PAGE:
POLL QUESTION

33 plants deemed invasive can no longer be sold in Maine

Posted Feb. 02, 2017, at 6:22 a.m.
Last modified Feb. 02, 2017, at 5:11 p.m.

Poll Question

The state of Maine has enacted new rules that ban the sale and distribution of 33 plants that have been deemed invasive, and therefore pose problematic to the state’s natural habitats.

The Department of Agriculture, Conservation and Forestry (DACF) announced the invasive terrestrial plant rules in a press release last week, identifying the plants that would be impacted. Invasive plants are non-native species that have spread into native habitats, such as forests or fields, that can become dominant and disruptive to native species, according to DACF.

“The plants on the list have invaded farms, fields, forests and wetlands throughout the state,” Commissioner Walt Whitcomb said in the release. “In many places they have come to dominate forests, wetlands, fields and local landscapes, excluding native plants that support our economy and natural areas.”

The mission to identify and eradicate invasive species is a collaborative effort between DACF, the Maine Forest Service, Public Lands and the Natural Areas Program. The list of invasive species was reviewed and approved by a committee of horticulture professionals, land managers, foresters, and wildlife biologists.

This is the first time the state has barred the sale and distribution of invasive species, according to Maine State Horticulturist, Gary Fish. However, there are existing federal bans on terrestrial and aquatic invasive species.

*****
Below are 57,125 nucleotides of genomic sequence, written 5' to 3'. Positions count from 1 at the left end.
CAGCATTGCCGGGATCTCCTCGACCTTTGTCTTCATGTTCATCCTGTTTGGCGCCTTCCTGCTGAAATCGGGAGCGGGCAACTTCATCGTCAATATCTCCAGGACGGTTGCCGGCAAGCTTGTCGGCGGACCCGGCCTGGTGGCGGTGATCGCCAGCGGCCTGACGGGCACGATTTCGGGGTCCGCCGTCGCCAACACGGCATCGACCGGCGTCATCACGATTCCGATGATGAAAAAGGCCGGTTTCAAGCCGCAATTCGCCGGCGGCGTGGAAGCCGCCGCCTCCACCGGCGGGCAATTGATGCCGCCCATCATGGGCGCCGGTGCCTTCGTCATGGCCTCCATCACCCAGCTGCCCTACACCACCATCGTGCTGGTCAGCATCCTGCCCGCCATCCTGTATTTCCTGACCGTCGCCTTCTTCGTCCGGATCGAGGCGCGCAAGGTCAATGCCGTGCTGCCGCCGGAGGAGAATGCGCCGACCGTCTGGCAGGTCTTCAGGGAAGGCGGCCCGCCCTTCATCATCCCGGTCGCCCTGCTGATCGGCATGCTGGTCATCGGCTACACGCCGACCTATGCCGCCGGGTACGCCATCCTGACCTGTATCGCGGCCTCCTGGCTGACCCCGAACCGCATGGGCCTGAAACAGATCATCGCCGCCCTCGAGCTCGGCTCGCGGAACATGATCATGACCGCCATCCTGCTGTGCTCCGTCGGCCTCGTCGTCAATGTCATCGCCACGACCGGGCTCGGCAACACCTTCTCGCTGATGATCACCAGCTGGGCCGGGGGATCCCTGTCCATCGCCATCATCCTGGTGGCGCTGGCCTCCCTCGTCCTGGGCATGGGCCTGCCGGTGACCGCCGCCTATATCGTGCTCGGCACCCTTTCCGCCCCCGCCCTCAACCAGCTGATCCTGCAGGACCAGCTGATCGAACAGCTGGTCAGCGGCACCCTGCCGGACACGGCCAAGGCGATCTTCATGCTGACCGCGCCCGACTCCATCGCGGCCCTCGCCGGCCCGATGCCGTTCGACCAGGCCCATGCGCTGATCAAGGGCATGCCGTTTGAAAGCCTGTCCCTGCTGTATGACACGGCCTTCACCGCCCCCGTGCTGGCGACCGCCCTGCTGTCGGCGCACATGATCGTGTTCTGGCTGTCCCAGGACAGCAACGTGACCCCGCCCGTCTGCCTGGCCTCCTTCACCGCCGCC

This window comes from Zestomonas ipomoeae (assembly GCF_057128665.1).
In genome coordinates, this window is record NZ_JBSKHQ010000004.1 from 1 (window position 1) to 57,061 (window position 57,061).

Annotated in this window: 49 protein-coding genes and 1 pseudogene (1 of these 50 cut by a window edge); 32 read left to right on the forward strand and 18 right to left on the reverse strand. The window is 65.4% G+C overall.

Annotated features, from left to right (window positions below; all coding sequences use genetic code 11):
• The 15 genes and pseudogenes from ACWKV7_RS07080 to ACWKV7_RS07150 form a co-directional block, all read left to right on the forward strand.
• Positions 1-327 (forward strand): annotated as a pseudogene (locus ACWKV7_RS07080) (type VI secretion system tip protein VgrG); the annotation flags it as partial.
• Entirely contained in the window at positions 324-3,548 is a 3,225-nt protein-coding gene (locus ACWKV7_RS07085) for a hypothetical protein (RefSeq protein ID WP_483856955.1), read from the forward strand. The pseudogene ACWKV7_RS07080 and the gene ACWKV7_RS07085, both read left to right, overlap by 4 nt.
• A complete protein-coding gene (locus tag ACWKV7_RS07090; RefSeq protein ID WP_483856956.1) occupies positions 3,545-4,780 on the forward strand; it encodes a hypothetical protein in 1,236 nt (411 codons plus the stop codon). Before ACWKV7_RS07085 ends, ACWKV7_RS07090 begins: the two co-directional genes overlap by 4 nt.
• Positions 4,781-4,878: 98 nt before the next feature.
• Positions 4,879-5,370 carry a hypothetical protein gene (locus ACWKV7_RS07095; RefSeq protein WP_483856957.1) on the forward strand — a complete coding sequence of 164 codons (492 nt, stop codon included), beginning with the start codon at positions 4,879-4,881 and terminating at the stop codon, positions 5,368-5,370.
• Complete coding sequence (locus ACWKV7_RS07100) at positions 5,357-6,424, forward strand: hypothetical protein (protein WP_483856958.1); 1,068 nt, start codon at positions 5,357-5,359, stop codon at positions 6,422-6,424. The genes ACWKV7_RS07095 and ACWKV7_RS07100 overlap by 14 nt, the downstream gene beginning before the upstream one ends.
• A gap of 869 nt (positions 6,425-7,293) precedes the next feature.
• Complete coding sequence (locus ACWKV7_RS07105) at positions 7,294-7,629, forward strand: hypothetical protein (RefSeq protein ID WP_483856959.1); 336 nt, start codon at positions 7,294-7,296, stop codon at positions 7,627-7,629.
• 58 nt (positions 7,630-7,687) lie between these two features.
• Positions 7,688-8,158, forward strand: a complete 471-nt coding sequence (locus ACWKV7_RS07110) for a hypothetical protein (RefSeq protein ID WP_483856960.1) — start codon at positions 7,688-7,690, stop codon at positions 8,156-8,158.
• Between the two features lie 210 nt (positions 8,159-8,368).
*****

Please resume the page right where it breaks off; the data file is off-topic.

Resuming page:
According to Fish, invasive species pose a threat to natural habitats, or minimally managed habitats, because of how quickly they can spread and grow. Spread of the plants is often unintentional, occurring by birds, animals, or the wind, which can pick up the plant’s seeds and spread them to other places.

“They grow so quickly they completely overtake the forested areas so that you actually can’t even get the forest to regenerate,” Fish said. “A number of these [species] end up coming up in farmers’ pastures and fields and make it difficult to keep [the spaces] open.”

Several plants on the list are still in demand for creating landscapes, according to Fish, including the Norway maple, burning bush, and privet, a type of hedge. However he said there are native varieties that are related to these species which wouldn’t pose an invasive risk.

Fish stressed that there are many alternative plants available that can be used to replace the list of prohibited species. A list of resources to find comparable plants is available on the DACF website.

The new rules only bar the prohibited species from being distributed or sold, and do not require the removal of the species if already planted. While the rules went into effect on Jan. 14, the prohibition of sale will not begin until Jan. 1, 2018.

 

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